Microsoft Pushes Secure, Quality Code

Microsoft is continuing its thrust to help developers write more secure and better quality code. The Redmond, Wash., software company is putting new code analysis features into the next version of its development tools suite, Visual Studio 2008, including Code Metrics, a new tool window "that allows you to not only get an overall view of the health [code-wise] of your application, but also gives you the ability to dig deep to find those unmaintainable and complex hotspots," according to S. "Soma" Somasegar, corporate vice president of Microsoft's developer division.

Other new features include Code Analysis Policy improvements, which provide the ability to ensure that code analysis is run before every check-in, along with support for analyzing anonymous methods and lambda expressions; reduced noise in existing analysis and the ability to skip over tool generated code; new analysis, including additional rules around security, globalization, maintainability and spelling (including custom dictionary support); better support for C++/CLI and the Compact Framework; and performance improvements that cut analysis time over managed code by two times, and use half as much memory than in Visual Studio 2005. And, finally, the new tool set also has feature enhanced suppression support, giving the user control over whether a suppression applied in-source or in a separate project suppression file.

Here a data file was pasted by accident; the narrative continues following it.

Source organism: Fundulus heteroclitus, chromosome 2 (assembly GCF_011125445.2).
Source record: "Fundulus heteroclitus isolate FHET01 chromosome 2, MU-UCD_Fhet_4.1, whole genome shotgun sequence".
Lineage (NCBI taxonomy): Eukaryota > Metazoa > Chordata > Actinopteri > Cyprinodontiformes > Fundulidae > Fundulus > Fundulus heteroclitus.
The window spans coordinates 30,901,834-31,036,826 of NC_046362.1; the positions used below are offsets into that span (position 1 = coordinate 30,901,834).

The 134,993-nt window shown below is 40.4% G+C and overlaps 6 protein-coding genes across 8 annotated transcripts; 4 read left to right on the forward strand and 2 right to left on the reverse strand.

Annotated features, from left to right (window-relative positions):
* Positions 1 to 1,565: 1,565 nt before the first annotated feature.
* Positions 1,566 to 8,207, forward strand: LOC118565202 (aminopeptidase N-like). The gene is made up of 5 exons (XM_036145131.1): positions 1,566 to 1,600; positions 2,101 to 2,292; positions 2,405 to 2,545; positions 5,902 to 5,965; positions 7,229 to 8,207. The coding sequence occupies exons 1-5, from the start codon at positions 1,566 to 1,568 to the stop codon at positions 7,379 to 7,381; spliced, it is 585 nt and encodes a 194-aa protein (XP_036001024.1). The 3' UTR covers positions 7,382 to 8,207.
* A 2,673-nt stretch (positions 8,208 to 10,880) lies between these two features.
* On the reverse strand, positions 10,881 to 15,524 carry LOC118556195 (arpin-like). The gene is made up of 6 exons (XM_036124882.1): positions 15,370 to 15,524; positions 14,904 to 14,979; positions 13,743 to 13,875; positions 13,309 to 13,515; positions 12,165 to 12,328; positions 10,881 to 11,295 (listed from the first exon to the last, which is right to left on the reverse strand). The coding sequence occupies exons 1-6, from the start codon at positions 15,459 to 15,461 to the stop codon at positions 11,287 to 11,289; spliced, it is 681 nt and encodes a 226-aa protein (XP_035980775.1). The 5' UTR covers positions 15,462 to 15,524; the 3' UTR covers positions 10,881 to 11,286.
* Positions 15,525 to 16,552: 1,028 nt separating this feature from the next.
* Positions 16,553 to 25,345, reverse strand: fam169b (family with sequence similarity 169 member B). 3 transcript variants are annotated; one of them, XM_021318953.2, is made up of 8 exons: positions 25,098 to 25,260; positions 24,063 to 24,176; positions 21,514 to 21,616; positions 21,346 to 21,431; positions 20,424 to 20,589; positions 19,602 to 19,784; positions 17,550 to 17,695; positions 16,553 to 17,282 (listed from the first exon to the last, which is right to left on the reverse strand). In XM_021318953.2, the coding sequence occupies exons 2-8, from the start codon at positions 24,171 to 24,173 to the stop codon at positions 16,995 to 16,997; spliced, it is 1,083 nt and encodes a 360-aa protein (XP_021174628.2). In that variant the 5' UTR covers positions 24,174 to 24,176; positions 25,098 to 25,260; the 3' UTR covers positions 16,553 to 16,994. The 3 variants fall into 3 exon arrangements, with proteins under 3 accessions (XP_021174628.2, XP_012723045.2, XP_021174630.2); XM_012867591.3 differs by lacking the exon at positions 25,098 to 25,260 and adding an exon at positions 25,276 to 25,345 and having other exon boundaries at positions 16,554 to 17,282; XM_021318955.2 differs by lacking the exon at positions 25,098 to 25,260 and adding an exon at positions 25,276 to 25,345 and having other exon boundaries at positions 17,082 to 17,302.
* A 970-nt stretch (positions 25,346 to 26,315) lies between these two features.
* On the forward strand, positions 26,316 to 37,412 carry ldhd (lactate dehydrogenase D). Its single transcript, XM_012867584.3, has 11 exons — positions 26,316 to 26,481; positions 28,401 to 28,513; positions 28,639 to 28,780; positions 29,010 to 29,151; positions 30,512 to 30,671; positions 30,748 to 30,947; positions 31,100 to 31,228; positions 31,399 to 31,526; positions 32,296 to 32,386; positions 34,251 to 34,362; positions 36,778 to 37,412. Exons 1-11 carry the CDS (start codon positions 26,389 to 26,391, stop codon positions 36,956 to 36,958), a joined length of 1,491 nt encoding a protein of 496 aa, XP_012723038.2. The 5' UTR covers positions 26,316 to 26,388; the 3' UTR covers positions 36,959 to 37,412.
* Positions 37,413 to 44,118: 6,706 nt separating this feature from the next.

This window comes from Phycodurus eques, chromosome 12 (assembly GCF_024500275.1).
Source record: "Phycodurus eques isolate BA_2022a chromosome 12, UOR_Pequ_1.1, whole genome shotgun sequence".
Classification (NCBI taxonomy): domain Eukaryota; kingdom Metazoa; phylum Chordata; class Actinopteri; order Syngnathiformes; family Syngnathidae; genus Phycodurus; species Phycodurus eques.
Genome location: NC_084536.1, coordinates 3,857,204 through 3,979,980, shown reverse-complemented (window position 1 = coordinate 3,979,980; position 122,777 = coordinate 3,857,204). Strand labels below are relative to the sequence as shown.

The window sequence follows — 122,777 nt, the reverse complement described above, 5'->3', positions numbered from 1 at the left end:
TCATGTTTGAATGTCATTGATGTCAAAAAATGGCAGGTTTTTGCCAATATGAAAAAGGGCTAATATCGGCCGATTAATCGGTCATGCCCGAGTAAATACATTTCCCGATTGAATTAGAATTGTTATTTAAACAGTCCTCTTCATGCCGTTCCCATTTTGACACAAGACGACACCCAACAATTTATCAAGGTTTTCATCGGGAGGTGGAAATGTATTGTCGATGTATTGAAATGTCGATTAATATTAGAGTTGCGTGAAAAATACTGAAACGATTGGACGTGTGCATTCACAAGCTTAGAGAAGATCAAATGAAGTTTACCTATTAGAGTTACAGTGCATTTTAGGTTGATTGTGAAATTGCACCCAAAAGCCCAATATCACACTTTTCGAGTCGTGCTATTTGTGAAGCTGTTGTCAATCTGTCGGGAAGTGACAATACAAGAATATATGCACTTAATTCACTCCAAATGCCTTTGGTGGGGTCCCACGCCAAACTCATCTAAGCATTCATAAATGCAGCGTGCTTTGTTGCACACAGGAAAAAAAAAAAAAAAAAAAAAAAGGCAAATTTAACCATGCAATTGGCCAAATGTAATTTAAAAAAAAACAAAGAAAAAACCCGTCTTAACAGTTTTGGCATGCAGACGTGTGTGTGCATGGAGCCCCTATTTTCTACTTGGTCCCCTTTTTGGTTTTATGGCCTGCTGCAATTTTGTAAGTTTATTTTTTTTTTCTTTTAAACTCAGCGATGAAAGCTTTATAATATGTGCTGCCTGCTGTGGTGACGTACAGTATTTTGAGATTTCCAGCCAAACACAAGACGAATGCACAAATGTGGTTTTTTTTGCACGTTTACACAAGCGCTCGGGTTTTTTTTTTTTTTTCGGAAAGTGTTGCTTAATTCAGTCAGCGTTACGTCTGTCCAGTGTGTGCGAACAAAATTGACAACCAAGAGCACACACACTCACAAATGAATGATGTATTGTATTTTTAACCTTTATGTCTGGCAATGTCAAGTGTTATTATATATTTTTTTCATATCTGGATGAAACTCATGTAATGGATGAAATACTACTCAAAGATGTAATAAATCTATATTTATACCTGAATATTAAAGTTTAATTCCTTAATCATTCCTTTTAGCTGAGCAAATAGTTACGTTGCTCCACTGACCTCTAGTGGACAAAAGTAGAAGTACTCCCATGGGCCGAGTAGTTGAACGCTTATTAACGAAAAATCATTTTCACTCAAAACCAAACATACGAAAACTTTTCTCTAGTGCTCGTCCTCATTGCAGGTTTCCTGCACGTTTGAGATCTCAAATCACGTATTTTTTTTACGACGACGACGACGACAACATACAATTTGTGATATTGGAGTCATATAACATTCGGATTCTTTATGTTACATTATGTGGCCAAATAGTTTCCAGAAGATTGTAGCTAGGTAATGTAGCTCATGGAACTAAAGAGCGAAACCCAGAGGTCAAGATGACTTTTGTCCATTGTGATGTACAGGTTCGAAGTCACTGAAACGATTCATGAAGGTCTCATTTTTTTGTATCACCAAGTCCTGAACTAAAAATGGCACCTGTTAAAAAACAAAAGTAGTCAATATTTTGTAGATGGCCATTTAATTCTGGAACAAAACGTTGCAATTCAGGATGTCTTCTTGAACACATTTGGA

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View: Somasegar's Weblog

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Whether the comments are on a Microsoft-related article, Apple-related or RIAA\MPAA-related, It's becoming quite easy to guess the content even before reading the article. I guess we all grew up a bit, haven't we. Wanna guess the tone of this comment?

If you make a crummy OS, how do you expect anything good to come out of it? All of Microsoft's problems stem from its inability to bury the Windows Humpty Dumpty and start over from scratch with a modern OS design.

HoochieMamma said,

Yes they can, it's called virtualization.

I believe Singularity is the basis of them starting to play with the idea of a new OS from the ground up. I dont know if there is any Winodws compatability in it but the demo's i have seen on the subsystem are DAMN good.

Agreed. Re-write the whole thing a-la OS9-to-OS X.

Run old apps in a "Classic" mode.

Initiate a transition program for businesses and customers to help smooth the process.

Move it all to UNIX, lol.

If Microsoft ever moves over to Singularity, they should include virtualized or sandbox Windows legacy support. If not, it will most likely fail.

Heh, I thought I'd never see the day where the words "secure, quality code" and "Microsoft" appear in the same sentence.